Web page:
On the 5th of December 2020, I had a feeling of being overwhelmed with stress. A pervasive mind-set of my own vulnerabilities, weaknesses, guilt, shame, worthlessness and hopelessness. I felt a strong urge to withdraw from all social interactions: a burning desire to hide. Safely away from people, situations, events and demands that I had failed to live up to.
This feeling morphed into even more stress / anxiety about re-engagement. How would I respond to the 11 people who had sent messages on twitter, the 51 missed calls, and the 20+ notifications on Facebook? How do I say sorry? How do I expect others to forgive me when I cannot forgive myself? This feeling lasted for 10 days.
The World Health Organization estimates that over 264 million people are affected by depression around the world. It further estimates that 76% -85% of people in low and middle income countries receive no treatment for their disorders. As such, depression is ranked as the single largest contributor to global disability (7.5% of all years lived with disability in. 2015). At its worst, depression can lead to suicide. Close to 800 000 people die due to suicide every year. Suicide is the second leading cause of death in 15-29-year-olds.
These numbers, as high and alarming as they are, sound abstract. Generalized. Removed from the reality of our lived experience. My experience, is much more personal.
The most prominent example of my struggle with mental health has been my academic performance. Particularly during my tertiary education. I have failed University multiple times (been academically excluded / forced to change my degree programme / made to repeat an academic year / barred from graduation) and multiple failed modules in addition. My friends and family as well as employers have seen this, with a sense of frustration. What could be wrong?
Even I have fallen into the trap of equating correlation and causation. Looking at the symptom as the underlying malady. That a failed academic performance was inhibiting my capacity to lead a healthy and “normal” life, comparable to peers of my age (or “intelligence”). A graduation ceremony in November 2018, capping of a rough transition period before the “happily ever after.” How wrong we were.
How wrong I was.
I have been diagnosed with depression once before. In 2016, after a particularly rough period of self-loathing and hopeless dissatisfaction. In his clinical wisdom, my therapist said I had a “disposition for depressive behaviour.” It felt, oddly, liberating to be so diagnosed. The (short) intervention I had undertaken did not result in any prescription medication as just this awareness provided a mood enhancing boost that lasted for a significant period.
But, a disposition is not an event. It is a perpetual vulnerability. It doesn’t get cured, it doesn’t go away. At best you treat it. Manage the pain. For now…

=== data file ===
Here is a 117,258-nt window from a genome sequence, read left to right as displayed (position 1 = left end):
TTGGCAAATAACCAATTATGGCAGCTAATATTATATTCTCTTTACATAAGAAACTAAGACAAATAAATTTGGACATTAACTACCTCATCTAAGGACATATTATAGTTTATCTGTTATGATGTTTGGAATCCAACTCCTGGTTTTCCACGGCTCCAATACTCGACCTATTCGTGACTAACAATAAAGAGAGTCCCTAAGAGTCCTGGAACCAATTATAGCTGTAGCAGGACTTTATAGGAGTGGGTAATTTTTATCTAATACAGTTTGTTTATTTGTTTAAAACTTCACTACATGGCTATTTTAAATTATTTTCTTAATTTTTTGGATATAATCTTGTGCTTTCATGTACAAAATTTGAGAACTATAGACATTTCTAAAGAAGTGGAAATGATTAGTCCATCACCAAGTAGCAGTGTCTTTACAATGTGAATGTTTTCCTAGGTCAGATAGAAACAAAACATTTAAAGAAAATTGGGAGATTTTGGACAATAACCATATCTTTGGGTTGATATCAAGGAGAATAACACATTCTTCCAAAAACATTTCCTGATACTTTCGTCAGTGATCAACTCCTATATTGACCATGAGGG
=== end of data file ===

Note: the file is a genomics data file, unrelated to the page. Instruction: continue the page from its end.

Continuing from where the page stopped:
In 2020, this “disposition” demanded to be felt. Triggered by professional demands, familial demands, financial distress, academic demands, creative pursuits, personal ambition, incessant social media chatter, express and implied obligations… my mental health was in perpetual peril.
There was the WhatsApp message from a girl I met in March 2020. I promised to help her with her writing. She sent (multiple) messages to follow up on our initial encounter. And my mind, clouded by guilt, shame, restlessness and lack of grit did not answer her. Not just her, but the 230 other WhatsApp chats (not messages, chats) that went unanswered until the phone itself crashed and burned.
There was the work colleague who met a girl. A beautiful girl from what he said. He met her, they connected, the relationship blossomed and he may actually be married. As his friend, I was meant to be party to the courtship as it grew. Yet, the mind conspired to make his wish untenable.
I haven’t spoken to him in months.
There was the international friend. Who had incredible amounts of patience. Who would send multiple voice notes checking on my health and my wellbeing. Pledging support for the global reckoning with black lives. Itching for us to make solid plans for meeting up when he visits Namibia at the end of the year. Again, that personal cord was sabotaged by my predictably inconsistent communication.
There was the woman. A beautiful woman. Enticing a potentially fulfilling relationship. Spurned for the relative safety of lustful entanglements. I had no faith in my capacity to love. This disbelief having been baked in by years of self-induced romantic sabotage.
There were the days of lost appetite. Of restless sleep. Of dark rooms and cloistered being. The anger outbursts, the silent tears. The panic attack in a bathroom at work. Falling into anxiety induced hysteria. The moments of rumination. Minutes, hours, days, weeks, months, years extending ad infinitum from the past into the future.
Blame me, if you must, for not seeking medical help. Professional, white walls, understanding clinician and pills from prescription help. In this regard, I have not.
I have tried managing my condition though. With meditation and mindfulness. With internet sourced self-diagnosis and personally administered affirmations. With silence. With writing and creativity. With entrepreneurial zeal. With “resets” induced by severing ties with people, partners, projects, passions, addictions, commitments. I even took a sabbatical. Changed my location, my daily routine and my “space.”
And it worked, for a while.
On the 5th of December 2020, I had a feeling of being overwhelmed with stress. It is my view, that a disposition for depressive behaviour means this feeling, this horrible feeling, is not something that can ever be confined to history. It may just be chronic. A perennial disability.
I write with uncanny calm: symptomatic of either illness or recovery. Learning to be honest with self, true to my lived experience. To live with myself. With my strength and creativity. With my weakness and vulnerability.